Homicide trial of AL man resumes Monday

Published 6:21 am Monday, April 26, 2010

FARIBAULT — Several friends of Chad Jamie Gulbertson and Jody Lee Morrow testified at the Rice County Courthouse Friday of the arguments that they had either seen or heard between the couple when Morrow was still alive.

While several of the witnesses were closer to Morrow and could testify more from they either witnessed or heard Morrow tell them, there was one witness who was closer to Gulbertson and who defended him when talking about the couple’s relationship.

Gulbertson faces five counts of murder in Morrow’s death on June 21, 2009.

Police found Morrow dead in her trailer at 730 Larimore Circle in Albert Lea after she was bludgeoned to death with a hammer.

Gulbertson has been the only suspect in the case after he went to the police the morning of her death and told them he thought he had killed Morrow. The trial resumes Monday.

Threats, arguments

Linda Stigney — who knew both Gulbertson and Morrow but was closer to Morrow — said Friday she recalled one time Morrow called her upset because she and Gulbertson were having a disagreement.

Stigney said Morrow told her Gulbertson had stomped down hard on her foot.

She said she heard Gulbertson say if Morrow dated anyone else he would kill her.

Morrow was crying.

When asked whether she ever saw bruises on Morrow, Stigney said she saw bruises on her wrists and neck.

The two would talk on the phone two to three times a week.

Joseph Lee, a former roommate of the couple, said Gulbertson and Morrow’s relationship grew “steadily worse” starting the week after he moved in.

From what Morrow told him, Gulbertson did not contribute financially to the household and he witnessed that Gulbertson would not help clean, Lee said.

“The question is when didn’t I hear an argument about the condition of the trailer,” he testified.

In the last month he lived there, Lee said he witnessed an argument where Morrow told Gulbertson that he needed to get his belongings picked up or he would be kicked out.

Lee said he heard Gulbertson say: “If you kick me out of here, you will have to leave the state because I will come back and kill you.”

At the time he didn’t know Gulbertson well enough to say if he would do something like that.

The former roommate said in the time he lived there he also heard two physical arguments between the couple.

In the first, he said, he was out on the front porch smoking when he heard some yelling from down the hall and things being slammed against the wall.

He grabbed the phone and was getting ready to call the police when Morrow came out of the room and told him the argument was done.

In the second, he said he was sitting on his computer in the entryway to the trailer when he heard a fight in the back bedroom that Morrow and Gulbertson shared.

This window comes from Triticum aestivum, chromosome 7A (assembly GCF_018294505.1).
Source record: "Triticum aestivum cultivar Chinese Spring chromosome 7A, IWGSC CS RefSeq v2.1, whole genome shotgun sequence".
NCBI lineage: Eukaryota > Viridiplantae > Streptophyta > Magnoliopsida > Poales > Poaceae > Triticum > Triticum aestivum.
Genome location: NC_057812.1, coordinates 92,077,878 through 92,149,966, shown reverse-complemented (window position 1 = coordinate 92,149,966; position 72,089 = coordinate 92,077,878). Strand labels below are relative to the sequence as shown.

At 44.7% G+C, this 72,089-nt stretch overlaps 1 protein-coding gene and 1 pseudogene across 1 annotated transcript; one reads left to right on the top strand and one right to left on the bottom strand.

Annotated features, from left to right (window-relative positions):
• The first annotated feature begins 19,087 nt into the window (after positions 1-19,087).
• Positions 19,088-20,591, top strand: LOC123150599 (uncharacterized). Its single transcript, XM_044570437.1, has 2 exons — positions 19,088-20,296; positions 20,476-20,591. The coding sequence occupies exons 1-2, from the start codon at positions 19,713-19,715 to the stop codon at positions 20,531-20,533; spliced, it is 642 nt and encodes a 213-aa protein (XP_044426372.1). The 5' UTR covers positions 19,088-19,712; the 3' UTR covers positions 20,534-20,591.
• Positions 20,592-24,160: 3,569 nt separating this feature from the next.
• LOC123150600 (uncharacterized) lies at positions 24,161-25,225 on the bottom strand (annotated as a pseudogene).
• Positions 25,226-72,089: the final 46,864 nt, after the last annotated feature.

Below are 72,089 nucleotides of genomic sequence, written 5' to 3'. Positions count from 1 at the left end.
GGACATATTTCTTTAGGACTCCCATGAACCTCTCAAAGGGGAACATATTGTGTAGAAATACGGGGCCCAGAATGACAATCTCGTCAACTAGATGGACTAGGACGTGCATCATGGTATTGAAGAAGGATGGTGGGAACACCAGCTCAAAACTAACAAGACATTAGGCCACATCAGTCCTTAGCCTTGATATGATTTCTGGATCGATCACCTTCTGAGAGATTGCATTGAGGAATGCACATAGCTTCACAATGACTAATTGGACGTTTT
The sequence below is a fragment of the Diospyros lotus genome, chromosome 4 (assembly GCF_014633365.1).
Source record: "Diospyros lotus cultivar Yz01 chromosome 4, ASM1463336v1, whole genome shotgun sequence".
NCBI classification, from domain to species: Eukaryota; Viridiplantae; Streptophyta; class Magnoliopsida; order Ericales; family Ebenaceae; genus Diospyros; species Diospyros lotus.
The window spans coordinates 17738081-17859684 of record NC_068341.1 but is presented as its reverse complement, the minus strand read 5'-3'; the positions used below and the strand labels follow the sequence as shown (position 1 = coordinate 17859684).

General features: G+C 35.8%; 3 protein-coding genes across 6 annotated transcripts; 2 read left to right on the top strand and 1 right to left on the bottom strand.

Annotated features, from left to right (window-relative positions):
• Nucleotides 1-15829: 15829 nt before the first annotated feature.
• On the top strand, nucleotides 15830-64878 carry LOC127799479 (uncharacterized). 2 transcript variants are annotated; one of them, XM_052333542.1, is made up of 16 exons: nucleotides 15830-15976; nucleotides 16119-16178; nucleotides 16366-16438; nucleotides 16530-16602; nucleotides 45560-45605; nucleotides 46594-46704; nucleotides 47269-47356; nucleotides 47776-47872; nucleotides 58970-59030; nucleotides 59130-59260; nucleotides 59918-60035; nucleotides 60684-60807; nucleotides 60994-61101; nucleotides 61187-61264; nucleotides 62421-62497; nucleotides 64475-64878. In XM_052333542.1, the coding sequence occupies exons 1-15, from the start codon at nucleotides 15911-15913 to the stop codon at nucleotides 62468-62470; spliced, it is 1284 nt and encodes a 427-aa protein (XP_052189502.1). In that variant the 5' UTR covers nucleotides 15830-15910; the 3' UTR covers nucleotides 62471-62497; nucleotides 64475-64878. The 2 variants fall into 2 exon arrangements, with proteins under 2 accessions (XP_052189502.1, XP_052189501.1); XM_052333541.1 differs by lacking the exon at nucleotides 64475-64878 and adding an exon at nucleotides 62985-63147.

When Morrow came out of the bedroom, Morrow yelled at the top of her lungs: “That’s the last time you’re going to kick me,” Lee testified.

He said he never saw Morrow or Gulbertson hit each other with his own eyes.

After he moved out, Lee said he and Gulbertson mutually avoided each other.

Sheila Bangs, the fiancee of Stephen Underdahl, another former roommate of the couple, said she was a close friend of Morrow’s who also knew Gulbertson from the time Underdahl was at the trailer.

Bangs said at first the couple’s relationship seemed OK.

Sometimes she would hear arguments between them when she was on the phone with Underdahl but she never really knew what they were about.

In the spring of 2009, she, Underdahl and Gulbertson had a rummage sale at her home on Margaretha Avenue.

Bangs said Gulbertson seemed kind of upset that day when he came and at one point he said he was planning on killing Morrow.

Bangs said she didn’t take it seriously and told him that wasn’t a nice thing to do.

She last talked to Morrow on the phone the night before her death.

Underdahl, who lived in the trailer with the couple from November 2008 to April 1 of 2009 also testified of a time where Morrow told him that she and Gulbertson had gotten into and argument and Gulbertson reportedly stepped on her foot.

“She told me it was deliberate,” he said.

‘It was an equal match’

Randy Merrill, a close friend of Gulbertson’s, said he met Gulbertson and Morrow at Cedar House where he was once attending.

When the couple still lived together, he said, they argued a lot — sometimes about helping around the house or about the things Gulbertson brought home. Morrow called those things junk but to him they were not.

Merrill said he saw them in fights where both pushed, and that out of the two of them, he saw more injuries on Gulbertson than Morrow.

Morrow was able to hold her on in a fight, and Merrill called it an “equal match” between the two.

After an order for protection was filed ordering Gulbertson to stay away from Morrow, many of Gulbertson’s things were still at the trailer.

“She wouldn’t give him his stuff back not to him or anyone else,” Merrill testified.

Testimony will continue Monday at the Rice County Courthouse in the case.